It was an extraordinary image, especially from Mr. Netanyahu’s former chief of staff, and it captured the growing impression among many Israelis that the prime minister was determined, at whatever price, to leverage political survival into stopping the criminal process against him.
“He should have quit when the indictment came out in 2019,” said Yuval Shany, a law professor at Hebrew University of Jerusalem and former dean of its Law School. “Any reasonable politician would have stepped down. Instead, he went full throttle against the judiciary. In the end it seemed his main political aim was arriving at an immunity from prosecution arrangement.”
In other words, the personal — staying out of jail — had become paramount for Mr. Netanyahu. So much so that he was prepared to erode core institutions of the rule of law and democracy, like the Supreme Court, an independent judiciary and a free press. In this sense, the outbursts of recent days have been a culmination rather than a departure.
“He became a politician who would go to any lengths, without limits,” Mr. Shany said.
He had prominent company. Mr. Netanyahu, whose unpredicted 2015 electoral victory gave him a new sense of being all-powerful, formed close bonds with Viktor Orban, the Hungarian prime minister, and with Mr. Trump. He was drawn to leaders across the world intent on centralizing power in new, illiberal models.
What Mr. Netanyahu needed, through all those Israeli elections, was a majority strong enough to change Israel’s Basic Law to make prosecution of a prime minister in office impossible, and to take from the Supreme Court the power to strike such legislation down.
He never quite got that majority.
“There’s no doubt he wanted to narrow and minimize the authority of judicial review of the Supreme Court over both Knesset legislation and the administrative decisions of government bodies,” said Yohanan Plesner, the president of the Israel Democracy Institute. “But the checks and balances of our young democracy are intact.”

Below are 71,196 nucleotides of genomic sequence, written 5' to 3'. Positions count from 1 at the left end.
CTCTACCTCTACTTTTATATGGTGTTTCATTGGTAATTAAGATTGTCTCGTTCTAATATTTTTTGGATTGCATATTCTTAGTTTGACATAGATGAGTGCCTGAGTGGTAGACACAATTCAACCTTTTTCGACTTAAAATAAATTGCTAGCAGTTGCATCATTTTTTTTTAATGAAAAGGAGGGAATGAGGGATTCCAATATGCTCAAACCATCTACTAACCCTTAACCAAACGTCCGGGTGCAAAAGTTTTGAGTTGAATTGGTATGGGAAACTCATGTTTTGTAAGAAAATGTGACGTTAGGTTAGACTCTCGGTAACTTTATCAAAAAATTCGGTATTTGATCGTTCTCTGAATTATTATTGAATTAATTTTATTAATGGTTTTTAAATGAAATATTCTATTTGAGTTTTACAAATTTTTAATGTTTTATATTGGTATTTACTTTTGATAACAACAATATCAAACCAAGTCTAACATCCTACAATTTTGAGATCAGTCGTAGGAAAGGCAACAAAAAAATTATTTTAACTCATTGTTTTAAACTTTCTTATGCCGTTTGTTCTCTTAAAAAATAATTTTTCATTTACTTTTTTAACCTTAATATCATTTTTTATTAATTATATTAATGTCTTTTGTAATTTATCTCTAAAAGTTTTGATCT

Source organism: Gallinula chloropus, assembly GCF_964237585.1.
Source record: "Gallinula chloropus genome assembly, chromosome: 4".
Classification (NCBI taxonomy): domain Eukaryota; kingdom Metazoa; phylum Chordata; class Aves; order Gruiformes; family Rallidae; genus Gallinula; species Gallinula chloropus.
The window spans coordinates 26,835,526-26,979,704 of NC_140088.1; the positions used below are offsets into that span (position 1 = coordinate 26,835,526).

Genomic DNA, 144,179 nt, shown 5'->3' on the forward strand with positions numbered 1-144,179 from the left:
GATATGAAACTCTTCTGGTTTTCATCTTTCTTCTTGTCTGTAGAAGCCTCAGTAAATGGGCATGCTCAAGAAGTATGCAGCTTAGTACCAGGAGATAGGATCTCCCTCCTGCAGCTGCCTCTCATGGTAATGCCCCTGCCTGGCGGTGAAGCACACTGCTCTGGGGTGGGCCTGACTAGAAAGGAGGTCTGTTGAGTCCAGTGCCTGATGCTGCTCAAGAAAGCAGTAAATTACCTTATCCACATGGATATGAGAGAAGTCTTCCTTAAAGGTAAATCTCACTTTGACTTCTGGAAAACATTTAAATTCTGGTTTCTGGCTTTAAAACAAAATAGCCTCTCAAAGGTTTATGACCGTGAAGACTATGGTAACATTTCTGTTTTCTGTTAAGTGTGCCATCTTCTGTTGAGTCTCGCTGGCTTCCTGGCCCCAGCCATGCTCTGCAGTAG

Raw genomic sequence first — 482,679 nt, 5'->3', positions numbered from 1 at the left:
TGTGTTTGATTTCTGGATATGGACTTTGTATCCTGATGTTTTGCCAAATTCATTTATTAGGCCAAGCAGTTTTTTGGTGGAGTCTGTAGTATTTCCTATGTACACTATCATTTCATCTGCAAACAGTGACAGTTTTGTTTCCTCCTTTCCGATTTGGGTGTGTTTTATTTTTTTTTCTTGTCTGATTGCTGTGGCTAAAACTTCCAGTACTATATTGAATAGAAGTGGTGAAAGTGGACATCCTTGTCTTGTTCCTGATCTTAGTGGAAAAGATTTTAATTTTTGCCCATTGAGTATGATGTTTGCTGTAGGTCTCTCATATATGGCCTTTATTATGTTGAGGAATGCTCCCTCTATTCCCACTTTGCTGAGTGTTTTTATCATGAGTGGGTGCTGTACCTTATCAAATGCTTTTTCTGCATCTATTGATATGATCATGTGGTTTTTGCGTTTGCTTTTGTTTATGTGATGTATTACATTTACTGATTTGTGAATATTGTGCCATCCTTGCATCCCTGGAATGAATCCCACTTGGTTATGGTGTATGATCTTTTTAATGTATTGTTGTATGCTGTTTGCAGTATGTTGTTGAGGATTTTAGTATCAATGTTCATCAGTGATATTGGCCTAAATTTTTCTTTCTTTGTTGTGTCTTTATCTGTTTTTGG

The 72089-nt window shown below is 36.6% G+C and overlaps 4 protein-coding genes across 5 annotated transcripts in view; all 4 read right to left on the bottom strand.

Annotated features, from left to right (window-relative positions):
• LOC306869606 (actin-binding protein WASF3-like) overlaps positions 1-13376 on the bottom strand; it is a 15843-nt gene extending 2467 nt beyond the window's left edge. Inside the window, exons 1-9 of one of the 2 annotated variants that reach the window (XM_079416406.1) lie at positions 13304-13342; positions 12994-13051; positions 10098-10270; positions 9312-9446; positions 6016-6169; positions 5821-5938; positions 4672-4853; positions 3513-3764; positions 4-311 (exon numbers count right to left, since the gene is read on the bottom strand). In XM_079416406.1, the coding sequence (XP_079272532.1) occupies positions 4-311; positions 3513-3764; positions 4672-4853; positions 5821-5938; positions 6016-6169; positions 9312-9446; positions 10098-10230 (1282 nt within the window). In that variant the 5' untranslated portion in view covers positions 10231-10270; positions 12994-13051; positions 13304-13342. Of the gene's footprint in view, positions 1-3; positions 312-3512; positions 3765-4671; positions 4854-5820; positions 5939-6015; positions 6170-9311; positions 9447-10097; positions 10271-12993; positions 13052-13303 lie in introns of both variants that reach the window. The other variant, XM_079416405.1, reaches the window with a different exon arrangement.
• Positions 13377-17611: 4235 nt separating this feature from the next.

Those checks and balances are likely to get Israel to Sunday and a democratic change in government. But Israel, unlike the United States, is a parliamentary rather than a presidential democracy. Mr. Netanyahu will not disappear to some sunny retreat beside a golf course. As chairman of Likud, he will wield considerable power.
Understand Developments in Israeli Politics
- Key Figures. The main players in the latest twist in Israeli politics have very different agendas, but one common goal. Naftali Bennett, who leads a small right-wing party, and Yair Lapid, the centrist leader of the Israeli opposition, have joined forces to form a diverse coalition to unseat Benjamin Netanyahu, Israel’s longest-serving prime minister.
- Range of Ideals. Spanning Israel’s fractious political spectrum from left to right, and relying on the support of a small Arab, Islamist party, the coalition, dubbed the “change government” by supporters, will likely mark a profound shift for Israel.
- A Common Goal. After grinding deadlock that led to four inconclusive elections in two years, and an even longer period of polarizing politics and government paralysis, the architects of the coalition have pledged to get Israel back on track.
- An Unclear Future. Parliament still has to ratify the fragile agreement in a confidence vote in the coming days. But even if it does, it remains unclear how much change the “change government” could bring to Israel because some of the parties involved have little in common besides animosity for Mr. Netanyahu.